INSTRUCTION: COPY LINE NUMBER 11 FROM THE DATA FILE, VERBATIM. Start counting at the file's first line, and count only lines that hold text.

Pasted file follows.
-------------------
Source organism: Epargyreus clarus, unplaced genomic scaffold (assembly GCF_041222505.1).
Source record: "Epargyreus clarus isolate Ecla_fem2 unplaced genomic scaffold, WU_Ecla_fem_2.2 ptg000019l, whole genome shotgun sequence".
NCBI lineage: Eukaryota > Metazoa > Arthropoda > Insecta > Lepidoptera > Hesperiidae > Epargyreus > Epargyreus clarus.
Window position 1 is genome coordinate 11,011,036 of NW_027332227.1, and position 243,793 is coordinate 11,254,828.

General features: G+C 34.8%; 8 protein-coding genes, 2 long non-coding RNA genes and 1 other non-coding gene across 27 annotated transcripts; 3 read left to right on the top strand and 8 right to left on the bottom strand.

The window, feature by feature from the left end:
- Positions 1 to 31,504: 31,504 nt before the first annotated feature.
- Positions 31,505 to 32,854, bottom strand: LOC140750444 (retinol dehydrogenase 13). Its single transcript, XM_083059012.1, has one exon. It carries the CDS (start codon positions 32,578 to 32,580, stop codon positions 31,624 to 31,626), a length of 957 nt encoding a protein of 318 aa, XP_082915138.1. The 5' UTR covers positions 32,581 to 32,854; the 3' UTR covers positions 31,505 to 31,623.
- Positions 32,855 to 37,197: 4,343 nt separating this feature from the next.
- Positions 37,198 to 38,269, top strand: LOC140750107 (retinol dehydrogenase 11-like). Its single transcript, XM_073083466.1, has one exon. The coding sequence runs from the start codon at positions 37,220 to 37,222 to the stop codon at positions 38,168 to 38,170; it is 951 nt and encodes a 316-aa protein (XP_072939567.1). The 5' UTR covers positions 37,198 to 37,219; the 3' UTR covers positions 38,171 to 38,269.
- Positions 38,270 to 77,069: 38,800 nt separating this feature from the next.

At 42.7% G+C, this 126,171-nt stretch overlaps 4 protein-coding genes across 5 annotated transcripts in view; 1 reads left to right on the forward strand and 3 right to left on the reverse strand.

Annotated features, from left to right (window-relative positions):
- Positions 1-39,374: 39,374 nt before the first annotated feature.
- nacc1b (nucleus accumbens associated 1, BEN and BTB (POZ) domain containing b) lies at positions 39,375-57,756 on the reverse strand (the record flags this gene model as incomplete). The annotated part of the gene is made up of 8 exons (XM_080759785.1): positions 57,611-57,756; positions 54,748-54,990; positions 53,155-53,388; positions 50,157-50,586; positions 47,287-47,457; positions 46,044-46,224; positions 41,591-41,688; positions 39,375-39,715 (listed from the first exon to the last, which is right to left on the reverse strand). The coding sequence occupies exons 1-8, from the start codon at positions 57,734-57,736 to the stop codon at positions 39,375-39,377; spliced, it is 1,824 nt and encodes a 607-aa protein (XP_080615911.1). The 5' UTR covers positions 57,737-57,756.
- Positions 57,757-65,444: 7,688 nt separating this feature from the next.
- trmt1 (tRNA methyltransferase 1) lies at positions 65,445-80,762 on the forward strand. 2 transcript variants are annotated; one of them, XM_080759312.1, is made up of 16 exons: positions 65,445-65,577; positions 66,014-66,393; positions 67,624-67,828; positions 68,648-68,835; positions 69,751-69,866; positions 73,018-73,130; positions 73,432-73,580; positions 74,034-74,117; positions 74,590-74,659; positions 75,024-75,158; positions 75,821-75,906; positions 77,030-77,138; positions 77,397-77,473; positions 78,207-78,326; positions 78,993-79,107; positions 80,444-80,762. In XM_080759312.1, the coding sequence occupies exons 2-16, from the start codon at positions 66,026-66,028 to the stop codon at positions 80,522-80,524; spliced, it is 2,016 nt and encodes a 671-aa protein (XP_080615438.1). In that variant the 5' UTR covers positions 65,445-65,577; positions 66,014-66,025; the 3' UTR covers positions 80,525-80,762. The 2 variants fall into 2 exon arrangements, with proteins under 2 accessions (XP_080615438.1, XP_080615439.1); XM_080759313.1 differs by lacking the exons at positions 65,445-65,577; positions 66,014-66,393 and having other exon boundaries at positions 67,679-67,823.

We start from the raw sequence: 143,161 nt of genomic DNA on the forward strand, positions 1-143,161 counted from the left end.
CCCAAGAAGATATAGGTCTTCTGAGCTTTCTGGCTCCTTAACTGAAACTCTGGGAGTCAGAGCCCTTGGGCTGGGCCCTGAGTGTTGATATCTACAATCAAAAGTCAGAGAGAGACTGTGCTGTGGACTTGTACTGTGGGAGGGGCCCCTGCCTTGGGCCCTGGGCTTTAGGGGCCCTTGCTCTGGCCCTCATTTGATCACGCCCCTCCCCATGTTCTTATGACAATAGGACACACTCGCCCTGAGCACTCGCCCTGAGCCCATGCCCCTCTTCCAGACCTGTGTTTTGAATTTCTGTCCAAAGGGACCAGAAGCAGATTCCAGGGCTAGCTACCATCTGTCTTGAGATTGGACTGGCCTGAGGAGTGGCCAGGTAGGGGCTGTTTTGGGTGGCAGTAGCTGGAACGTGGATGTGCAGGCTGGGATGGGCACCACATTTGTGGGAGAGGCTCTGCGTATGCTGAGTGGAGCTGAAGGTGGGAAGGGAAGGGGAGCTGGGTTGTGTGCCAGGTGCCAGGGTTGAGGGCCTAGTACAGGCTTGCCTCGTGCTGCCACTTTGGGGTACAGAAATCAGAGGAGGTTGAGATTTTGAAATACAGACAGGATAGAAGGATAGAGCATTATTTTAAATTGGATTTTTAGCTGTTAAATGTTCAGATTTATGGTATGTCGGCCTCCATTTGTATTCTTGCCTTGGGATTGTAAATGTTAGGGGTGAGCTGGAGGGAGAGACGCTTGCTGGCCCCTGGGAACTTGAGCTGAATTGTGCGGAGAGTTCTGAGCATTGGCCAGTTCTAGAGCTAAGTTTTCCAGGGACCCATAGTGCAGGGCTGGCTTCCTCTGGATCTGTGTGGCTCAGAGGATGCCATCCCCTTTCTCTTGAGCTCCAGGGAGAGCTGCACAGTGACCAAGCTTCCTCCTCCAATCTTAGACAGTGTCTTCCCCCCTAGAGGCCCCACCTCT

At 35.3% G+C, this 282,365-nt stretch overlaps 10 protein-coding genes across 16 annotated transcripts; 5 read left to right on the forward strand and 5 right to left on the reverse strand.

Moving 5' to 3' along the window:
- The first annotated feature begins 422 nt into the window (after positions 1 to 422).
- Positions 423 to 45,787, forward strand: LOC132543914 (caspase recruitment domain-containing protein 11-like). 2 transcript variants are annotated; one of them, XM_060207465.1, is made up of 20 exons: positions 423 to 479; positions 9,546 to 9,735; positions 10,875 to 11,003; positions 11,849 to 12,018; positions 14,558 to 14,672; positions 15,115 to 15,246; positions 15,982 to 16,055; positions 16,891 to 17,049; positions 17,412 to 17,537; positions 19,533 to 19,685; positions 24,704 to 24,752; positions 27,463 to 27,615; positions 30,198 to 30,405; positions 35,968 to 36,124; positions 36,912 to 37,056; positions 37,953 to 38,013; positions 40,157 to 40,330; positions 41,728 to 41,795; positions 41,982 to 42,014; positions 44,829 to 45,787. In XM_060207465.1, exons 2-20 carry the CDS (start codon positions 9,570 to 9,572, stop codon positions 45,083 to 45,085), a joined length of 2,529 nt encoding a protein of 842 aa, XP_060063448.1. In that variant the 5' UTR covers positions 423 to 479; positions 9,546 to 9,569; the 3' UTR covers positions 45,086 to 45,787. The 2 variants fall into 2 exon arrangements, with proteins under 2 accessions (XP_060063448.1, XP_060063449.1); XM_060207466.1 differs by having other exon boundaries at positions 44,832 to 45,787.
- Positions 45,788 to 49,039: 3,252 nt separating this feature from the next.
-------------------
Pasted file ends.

- Positions 38,270 to 77,069: 38,800 nt separating this feature from the next.